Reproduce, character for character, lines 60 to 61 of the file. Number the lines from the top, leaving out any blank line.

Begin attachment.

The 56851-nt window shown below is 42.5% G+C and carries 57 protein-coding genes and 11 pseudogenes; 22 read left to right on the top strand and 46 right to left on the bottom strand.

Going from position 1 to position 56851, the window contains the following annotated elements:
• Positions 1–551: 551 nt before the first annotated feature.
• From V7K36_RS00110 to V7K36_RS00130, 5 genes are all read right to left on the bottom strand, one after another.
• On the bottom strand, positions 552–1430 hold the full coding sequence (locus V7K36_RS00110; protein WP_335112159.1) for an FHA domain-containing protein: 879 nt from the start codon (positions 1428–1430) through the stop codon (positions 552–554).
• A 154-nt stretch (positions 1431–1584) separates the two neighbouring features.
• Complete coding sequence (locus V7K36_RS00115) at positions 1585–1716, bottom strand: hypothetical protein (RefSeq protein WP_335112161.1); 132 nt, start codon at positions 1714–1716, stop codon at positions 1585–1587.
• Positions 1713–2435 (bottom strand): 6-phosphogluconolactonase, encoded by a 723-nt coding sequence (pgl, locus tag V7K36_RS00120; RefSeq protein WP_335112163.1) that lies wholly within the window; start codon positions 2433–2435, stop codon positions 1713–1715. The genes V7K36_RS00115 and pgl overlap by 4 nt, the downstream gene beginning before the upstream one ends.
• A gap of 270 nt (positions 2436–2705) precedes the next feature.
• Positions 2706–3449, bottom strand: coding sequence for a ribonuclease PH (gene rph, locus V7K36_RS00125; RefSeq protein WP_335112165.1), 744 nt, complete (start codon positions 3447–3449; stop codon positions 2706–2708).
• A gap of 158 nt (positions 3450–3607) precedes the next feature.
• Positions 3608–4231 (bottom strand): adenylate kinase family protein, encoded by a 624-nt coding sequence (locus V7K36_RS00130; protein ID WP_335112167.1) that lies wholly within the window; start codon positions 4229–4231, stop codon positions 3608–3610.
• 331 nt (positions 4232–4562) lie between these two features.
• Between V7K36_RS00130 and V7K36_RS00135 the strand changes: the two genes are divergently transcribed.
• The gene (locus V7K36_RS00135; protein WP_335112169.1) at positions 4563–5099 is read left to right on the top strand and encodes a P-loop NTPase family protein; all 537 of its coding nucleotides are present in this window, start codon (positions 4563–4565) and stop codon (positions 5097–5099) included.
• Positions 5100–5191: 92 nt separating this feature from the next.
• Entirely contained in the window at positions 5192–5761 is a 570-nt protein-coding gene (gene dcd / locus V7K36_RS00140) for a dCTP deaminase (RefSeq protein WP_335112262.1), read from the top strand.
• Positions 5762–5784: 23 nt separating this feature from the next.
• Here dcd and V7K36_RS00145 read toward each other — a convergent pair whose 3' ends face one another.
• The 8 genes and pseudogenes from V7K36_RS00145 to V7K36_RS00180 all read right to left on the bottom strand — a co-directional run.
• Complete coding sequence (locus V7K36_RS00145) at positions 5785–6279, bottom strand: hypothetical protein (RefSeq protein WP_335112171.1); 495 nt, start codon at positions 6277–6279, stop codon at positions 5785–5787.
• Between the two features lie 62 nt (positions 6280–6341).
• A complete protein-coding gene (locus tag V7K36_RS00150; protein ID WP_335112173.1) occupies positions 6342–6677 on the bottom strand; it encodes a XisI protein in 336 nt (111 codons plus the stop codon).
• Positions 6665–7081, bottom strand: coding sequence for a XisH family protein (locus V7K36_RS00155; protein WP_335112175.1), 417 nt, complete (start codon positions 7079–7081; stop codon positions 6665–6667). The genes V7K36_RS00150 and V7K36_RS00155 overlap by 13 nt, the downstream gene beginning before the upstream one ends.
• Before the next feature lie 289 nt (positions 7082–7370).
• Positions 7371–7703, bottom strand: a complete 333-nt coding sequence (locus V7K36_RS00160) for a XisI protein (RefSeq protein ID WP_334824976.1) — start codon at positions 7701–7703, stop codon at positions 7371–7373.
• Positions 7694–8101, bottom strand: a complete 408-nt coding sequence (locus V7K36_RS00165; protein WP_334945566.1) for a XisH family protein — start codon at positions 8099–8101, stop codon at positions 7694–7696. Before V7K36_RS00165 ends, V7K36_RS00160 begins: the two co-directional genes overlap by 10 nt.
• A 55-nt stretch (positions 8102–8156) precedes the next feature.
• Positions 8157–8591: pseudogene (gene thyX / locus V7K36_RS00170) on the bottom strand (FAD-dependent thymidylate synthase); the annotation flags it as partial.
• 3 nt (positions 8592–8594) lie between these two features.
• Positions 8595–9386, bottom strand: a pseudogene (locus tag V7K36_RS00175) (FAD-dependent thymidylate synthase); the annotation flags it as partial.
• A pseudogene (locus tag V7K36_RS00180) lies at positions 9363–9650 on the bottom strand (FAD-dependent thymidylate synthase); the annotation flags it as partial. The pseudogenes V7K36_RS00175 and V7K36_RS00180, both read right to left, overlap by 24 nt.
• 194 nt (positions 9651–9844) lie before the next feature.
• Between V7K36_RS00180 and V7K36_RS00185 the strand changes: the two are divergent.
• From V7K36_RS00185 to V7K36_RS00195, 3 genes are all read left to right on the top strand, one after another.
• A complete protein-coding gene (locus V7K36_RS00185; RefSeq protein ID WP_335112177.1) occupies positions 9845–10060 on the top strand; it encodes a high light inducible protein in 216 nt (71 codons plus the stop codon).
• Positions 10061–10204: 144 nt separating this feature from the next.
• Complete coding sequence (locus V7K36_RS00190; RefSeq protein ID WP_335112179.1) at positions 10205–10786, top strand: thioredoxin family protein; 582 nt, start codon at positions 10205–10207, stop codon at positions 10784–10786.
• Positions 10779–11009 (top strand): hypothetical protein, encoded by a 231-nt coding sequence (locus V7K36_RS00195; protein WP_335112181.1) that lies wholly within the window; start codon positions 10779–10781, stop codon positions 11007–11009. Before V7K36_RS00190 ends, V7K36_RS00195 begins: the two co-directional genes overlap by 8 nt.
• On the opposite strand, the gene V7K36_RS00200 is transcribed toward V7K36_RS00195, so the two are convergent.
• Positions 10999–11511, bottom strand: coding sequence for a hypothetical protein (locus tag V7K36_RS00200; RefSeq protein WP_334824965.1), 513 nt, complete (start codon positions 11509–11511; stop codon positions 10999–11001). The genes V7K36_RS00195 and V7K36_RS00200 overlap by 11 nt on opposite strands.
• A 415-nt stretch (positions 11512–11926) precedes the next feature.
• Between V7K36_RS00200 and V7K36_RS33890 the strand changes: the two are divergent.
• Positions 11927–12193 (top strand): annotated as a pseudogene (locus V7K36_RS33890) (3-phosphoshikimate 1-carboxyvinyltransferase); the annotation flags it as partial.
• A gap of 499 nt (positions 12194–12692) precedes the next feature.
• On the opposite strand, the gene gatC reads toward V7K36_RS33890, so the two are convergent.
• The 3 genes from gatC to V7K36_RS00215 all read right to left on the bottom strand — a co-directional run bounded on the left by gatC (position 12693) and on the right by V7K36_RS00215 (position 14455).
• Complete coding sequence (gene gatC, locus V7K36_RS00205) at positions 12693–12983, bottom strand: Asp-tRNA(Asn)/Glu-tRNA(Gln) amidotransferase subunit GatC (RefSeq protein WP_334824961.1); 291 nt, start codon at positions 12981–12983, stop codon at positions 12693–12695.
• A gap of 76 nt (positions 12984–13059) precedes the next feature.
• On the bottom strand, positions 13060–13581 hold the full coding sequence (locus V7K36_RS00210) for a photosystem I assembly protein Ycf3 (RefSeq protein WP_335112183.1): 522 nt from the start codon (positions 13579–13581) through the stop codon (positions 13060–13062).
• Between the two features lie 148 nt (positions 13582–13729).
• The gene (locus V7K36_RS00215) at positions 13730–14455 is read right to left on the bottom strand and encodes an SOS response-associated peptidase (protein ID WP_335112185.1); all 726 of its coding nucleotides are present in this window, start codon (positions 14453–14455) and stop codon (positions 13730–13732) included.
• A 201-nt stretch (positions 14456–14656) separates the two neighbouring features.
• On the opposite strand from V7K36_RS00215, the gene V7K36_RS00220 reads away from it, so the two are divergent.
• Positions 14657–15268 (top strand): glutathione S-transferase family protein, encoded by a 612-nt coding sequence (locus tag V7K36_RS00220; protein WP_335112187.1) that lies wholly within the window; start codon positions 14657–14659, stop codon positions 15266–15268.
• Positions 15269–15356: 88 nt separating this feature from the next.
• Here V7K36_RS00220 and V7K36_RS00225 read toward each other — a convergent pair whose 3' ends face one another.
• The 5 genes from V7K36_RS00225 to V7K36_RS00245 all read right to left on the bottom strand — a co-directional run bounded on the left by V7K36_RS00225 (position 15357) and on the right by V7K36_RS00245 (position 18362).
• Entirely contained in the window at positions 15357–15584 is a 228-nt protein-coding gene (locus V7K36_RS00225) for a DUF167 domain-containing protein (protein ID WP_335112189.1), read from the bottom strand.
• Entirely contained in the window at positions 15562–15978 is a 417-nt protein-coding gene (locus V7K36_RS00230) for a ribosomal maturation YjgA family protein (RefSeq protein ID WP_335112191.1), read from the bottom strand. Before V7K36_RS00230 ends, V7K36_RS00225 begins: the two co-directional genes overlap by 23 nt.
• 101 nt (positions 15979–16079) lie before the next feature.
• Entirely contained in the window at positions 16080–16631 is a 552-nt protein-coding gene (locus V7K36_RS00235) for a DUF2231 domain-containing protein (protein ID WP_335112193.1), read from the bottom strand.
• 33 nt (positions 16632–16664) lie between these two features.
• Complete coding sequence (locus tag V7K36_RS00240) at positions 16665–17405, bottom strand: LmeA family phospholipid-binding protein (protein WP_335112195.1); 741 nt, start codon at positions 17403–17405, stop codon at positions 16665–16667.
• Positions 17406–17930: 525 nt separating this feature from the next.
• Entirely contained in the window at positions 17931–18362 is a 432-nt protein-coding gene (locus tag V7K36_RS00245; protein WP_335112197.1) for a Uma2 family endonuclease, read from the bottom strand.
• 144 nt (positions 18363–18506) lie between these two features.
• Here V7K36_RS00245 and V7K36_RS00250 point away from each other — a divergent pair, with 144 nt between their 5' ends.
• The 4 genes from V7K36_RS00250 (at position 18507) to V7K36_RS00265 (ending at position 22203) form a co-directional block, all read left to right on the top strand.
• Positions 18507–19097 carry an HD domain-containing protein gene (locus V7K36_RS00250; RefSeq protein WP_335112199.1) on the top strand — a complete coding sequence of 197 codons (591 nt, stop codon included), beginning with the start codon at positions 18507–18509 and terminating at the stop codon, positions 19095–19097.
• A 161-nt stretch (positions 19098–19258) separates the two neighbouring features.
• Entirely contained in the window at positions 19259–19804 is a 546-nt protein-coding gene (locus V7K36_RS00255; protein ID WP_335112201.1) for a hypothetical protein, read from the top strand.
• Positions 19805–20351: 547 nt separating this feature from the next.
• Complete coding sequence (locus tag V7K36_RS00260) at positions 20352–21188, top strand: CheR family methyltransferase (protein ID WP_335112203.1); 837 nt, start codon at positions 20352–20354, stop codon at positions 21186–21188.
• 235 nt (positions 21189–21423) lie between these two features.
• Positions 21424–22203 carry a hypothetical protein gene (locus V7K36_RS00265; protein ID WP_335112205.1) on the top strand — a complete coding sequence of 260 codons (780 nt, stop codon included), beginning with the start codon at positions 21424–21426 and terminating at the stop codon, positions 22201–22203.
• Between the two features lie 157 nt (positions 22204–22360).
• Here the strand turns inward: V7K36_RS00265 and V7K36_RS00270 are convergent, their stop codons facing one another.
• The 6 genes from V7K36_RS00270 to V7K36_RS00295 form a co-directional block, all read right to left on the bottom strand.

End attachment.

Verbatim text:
• Entirely contained in the window at positions 15562–15978 is a 417-nt protein-coding gene (locus V7K36_RS00230) for a ribosomal maturation YjgA family protein (RefSeq protein ID WP_335112191.1), read from the bottom strand. Before V7K36_RS00230 ends, V7K36_RS00225 begins: the two co-directional genes overlap by 23 nt.
• 101 nt (positions 15979–16079) lie before the next feature.